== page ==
Welcome to a new week=) The idea for this story came to me from my six-year-old niece. Gotta love the creative mind of a child.
Thanks for stopping by and I hope you enjoy.
No sound warned her. Nothing moved to catch her eye or snapped a twig to reach her ears. But the trees were hushed. The squirrels had fallen still and the birds fled to the sky, leaving only the wind to rustle half dead leaves.
Tension built a shiver between Moyra’s shoulder blades. She gripped the hilt of her knife in her sweaty palm as she scanned the woods, trying to place the predator that stalked her.
It could be a bear. They had yet to retreat to hibernation and she’d seen one scruffy male just two days previous. But she doubted it. Bears didn’t usually stalk prey.
A musky odor, heady and thick, wafted on the wind. Moyra’s shiver traveled her spine.
Mountain lion. She’d seen a few in her time. Old Tyner even had the skin of one that he wore across his shoulders with the ears sitting on one shoulder like the round tufts could still hear. She’d stared at that pelt for hours listening to the old man spin tales.
But she’d never been close enough to smell one. Old Tyner’s description fit it perfectly though. The musk stuck in the nose like wood smoke and body odor.
Moyra gripped her knife until her knuckles felt close to popping. She hadn’t brought another weapon. The walk from the house to the butcher wasn’t far, and she hadn’t figured she’d need an actual weapon.
The short knife felt inadequate. It wouldn’t stop a lion, not by a long shot.
Moyra stopped scanning and moved forward with light, tense steps. Stories always said you only saw the lion when it was too late.
She wasn’t sure she believed it but there was no use wasting time looking for the feline when it was unlikely she’d find it.
The trail was clear with soggy dead leaves to deaden the sound of her steps. Moyra felt like a deer, ready to bolt but scared to trigger an attack.
The musky smell stayed strong in her sinuses the whole way to the butcher’s. Moyra couldn’t tell if it was simply imprinted in her nose or if the feline was pacing her. Knocking on the rough wooden door of the shop was a relief.
“Miss Moyra! Here for some chickens?”
“Yes, Sir,” Moyra answered Master Ryan as the thought of carrying squawking chickens home with a mountain lion made her shudder.
Master Ryan noticed.
“You don’t like chickens?”
“Oh, it’s not that.” Moyra glanced over her shoulder as she entered the shop.
“I…” Moyra hesitated. Was she imagining things?
Then, remembering the smell, she pushed on and explained her unease.
“Lion, eh? All you got is that knife?” Master Ryan pointed a large hand at the hilt she grasped above her belt.
“It’s all I brought,” she admitted with a sheepish grimace.
“Well, that won’t do, let me get Layin’s bow and long knife.”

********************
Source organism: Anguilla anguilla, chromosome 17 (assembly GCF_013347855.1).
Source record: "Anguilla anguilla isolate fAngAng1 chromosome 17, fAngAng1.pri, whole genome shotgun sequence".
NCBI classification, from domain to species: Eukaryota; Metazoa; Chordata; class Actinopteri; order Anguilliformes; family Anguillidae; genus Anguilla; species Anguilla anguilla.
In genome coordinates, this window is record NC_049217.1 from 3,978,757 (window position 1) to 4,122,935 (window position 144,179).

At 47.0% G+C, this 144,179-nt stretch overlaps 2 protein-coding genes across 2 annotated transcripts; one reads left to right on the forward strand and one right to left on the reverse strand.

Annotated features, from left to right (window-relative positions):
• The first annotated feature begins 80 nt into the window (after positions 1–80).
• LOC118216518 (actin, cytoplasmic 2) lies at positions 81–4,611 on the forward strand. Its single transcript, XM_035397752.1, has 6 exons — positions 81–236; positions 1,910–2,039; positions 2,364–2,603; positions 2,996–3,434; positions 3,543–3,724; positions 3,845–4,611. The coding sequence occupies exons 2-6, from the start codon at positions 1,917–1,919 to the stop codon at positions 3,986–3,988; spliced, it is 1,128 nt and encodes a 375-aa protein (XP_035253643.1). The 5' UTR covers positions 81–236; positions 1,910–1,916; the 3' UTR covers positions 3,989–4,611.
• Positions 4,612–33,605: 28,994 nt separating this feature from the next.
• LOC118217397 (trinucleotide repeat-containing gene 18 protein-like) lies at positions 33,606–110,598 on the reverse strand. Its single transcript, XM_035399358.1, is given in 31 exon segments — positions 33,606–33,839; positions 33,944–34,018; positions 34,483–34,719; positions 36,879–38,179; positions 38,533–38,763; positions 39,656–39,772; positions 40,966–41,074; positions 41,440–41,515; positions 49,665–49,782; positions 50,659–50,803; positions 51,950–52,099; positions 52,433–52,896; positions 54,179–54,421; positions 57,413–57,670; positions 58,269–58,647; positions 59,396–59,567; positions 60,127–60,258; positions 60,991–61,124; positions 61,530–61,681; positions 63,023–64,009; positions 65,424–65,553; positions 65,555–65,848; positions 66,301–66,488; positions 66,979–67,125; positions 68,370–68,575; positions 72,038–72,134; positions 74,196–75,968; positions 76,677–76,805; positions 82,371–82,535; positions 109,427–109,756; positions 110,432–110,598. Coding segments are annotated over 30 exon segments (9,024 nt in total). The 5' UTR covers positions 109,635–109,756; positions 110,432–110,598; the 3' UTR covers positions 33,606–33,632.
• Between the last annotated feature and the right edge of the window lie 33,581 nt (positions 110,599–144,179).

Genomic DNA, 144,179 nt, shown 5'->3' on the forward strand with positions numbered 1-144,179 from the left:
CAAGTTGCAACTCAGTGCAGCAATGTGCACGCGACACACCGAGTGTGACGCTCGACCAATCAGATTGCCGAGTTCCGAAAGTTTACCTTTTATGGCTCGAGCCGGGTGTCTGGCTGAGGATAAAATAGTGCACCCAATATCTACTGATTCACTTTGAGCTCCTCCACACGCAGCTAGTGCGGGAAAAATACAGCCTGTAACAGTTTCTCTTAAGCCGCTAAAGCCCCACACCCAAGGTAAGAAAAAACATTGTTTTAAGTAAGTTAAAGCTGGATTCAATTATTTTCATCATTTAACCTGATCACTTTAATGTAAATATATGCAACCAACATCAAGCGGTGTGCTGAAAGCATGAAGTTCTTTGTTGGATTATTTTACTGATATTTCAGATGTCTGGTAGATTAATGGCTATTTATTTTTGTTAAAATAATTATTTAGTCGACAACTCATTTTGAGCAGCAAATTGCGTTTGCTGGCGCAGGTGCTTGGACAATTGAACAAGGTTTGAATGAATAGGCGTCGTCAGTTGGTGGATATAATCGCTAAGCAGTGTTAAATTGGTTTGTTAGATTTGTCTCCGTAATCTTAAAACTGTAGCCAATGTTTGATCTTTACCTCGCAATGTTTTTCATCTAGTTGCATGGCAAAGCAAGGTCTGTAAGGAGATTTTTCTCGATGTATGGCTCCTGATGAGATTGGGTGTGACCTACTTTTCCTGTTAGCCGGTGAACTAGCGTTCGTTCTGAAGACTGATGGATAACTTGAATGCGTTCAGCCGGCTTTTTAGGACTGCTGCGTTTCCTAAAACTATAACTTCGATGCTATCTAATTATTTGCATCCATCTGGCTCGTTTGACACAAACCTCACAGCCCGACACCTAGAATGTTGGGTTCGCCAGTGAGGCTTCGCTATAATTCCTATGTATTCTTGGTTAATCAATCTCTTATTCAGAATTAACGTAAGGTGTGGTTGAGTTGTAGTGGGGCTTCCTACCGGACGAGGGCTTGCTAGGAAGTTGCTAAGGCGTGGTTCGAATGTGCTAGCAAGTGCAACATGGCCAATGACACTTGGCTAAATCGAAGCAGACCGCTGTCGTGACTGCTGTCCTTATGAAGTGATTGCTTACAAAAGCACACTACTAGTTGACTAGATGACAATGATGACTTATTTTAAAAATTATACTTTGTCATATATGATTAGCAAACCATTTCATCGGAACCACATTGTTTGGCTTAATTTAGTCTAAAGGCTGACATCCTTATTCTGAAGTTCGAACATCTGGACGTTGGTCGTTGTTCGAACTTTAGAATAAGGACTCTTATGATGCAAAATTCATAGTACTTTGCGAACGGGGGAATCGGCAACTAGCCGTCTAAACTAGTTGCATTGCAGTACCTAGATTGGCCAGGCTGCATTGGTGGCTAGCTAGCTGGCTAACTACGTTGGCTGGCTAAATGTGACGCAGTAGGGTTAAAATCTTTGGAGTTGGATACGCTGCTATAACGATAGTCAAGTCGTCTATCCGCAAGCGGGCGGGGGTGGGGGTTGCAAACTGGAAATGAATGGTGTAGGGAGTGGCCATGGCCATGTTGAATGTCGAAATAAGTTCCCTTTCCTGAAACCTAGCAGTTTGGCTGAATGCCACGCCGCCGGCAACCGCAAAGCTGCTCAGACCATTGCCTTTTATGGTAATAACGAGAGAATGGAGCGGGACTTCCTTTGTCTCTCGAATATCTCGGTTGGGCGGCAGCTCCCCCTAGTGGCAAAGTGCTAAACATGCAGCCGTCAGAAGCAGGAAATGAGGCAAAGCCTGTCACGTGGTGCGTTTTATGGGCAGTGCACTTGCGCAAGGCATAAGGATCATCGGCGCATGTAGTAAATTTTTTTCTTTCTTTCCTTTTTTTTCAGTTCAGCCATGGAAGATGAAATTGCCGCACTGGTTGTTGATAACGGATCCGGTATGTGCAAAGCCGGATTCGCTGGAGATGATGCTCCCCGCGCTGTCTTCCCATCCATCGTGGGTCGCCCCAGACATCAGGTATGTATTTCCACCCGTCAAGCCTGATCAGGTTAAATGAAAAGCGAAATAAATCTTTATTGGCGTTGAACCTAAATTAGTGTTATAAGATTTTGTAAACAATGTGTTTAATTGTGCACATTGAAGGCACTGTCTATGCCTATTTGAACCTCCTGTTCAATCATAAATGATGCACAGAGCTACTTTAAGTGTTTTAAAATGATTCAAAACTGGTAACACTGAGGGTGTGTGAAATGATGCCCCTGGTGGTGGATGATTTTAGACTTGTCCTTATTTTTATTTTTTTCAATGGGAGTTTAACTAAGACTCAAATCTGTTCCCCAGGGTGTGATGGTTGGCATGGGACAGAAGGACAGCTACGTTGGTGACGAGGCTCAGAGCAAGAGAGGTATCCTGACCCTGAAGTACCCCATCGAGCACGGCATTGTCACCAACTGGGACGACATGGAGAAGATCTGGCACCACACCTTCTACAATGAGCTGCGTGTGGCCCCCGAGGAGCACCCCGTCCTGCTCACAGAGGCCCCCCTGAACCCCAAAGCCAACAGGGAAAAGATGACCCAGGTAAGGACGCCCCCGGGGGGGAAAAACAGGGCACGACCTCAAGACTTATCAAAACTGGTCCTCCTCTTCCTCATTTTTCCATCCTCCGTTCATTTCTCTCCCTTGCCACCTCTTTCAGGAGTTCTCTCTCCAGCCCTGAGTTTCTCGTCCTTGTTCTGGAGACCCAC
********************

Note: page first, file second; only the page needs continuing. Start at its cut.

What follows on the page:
Moyra opened her mouth to protest but he was out of the room before she could speak up.
Layin was Master Ryan’s daughter but Moyra had never met her since they were several years apart in age. She had some misgivings about borrowing from a girl she’d never spoken to.
Maybe she could buy a better weapon from Master Ryan instead of buying chickens today. The chickens could wait. With that idea in mind, she moved to follow where the large man disappeared.
She ended up traversing the shop into the house behind and exiting through the back door into the yard where Master Ryan had several fires going to smoke meat.
Stacks of wood lined the yard. By one of these stood a slim girl chopping wood. Although she was slim, she was five years Moyra’s senior.
Moyra hesitated. This was the first time she’d seen Layin up close. Considering her father, she was very slight but she had his dark, curly hair.
The girl glanced up as the door swung shut and paused.
Moyra smiled but the expression froze on her lips.
Tawny fur with rounded ears moved on the stack of wood behind Layin.
Sound stuck in Moyra’s throat. A squeak escaped but it wasn’t loud enough to reach the girl.
The cat’s muscles bunched.
Where was Master Ryan? Moyra couldn’t place him but it was too late for him to be of help.
Layin sensed the danger. She started to turn with the axe half raised just as the lion leapt from its perch.
The stack of wood wobbled under the force exerted from the feline’s rear legs. Several pieces fell with soft thuds.
Moyra stepped forward, sound finally leaving her throat. “Down!”
Layin dropped with the axe swinging over her in a defensive ark as Moyra pulled her knife.
It didn’t feel inadequate now. It didn’t register that all she held was a six-inch blade. It felt solid, the wooden hilt sliding through her palm in a move she’d practiced for fun millions of times. The flat of the blade slid into her waiting fingers. Moyra stepped again, rocking forward at the same time the knife left her hand.
The knife made a soft hissing sound like steam escaping a kettle before it boiled. Neck out stretched and jaws open, the cat’s head jerked as the knife slid home into its glittering eye.
Layin cried out. Her axe narrowly missed the fur on the lion’s belly. With a thud, axe and cat hit the ground with the girl berried beneath.
Moyra’s muscles wouldn’t move. Hearing the door behind her, she glanced back to find Master Ryan standing there, mouth and eyes wide while he held a bow and long knife in his hands.
“Layin!” he dropped everything to rush to his daughter.
Moyra held back, afraid of what he’d find.
Shoving the large cat off his daughter, Master Ryan flinched back as the cat jerked. It wasn’t alive though. Morya stared at the one good, open eye. There was no life in that glassy gaze.
Someone coughed and Morya jumped, relief flooding through her as Layin sat up. Master Ryan enveloped her in a hug. He looked at Moyra over the girl’s curly hair.
“I believe you can have chickens free for the rest of your life,” he announced.
Morya chuckled and collapsed to the ground, her muscles finally relaxing. At least she could go home without worrying now.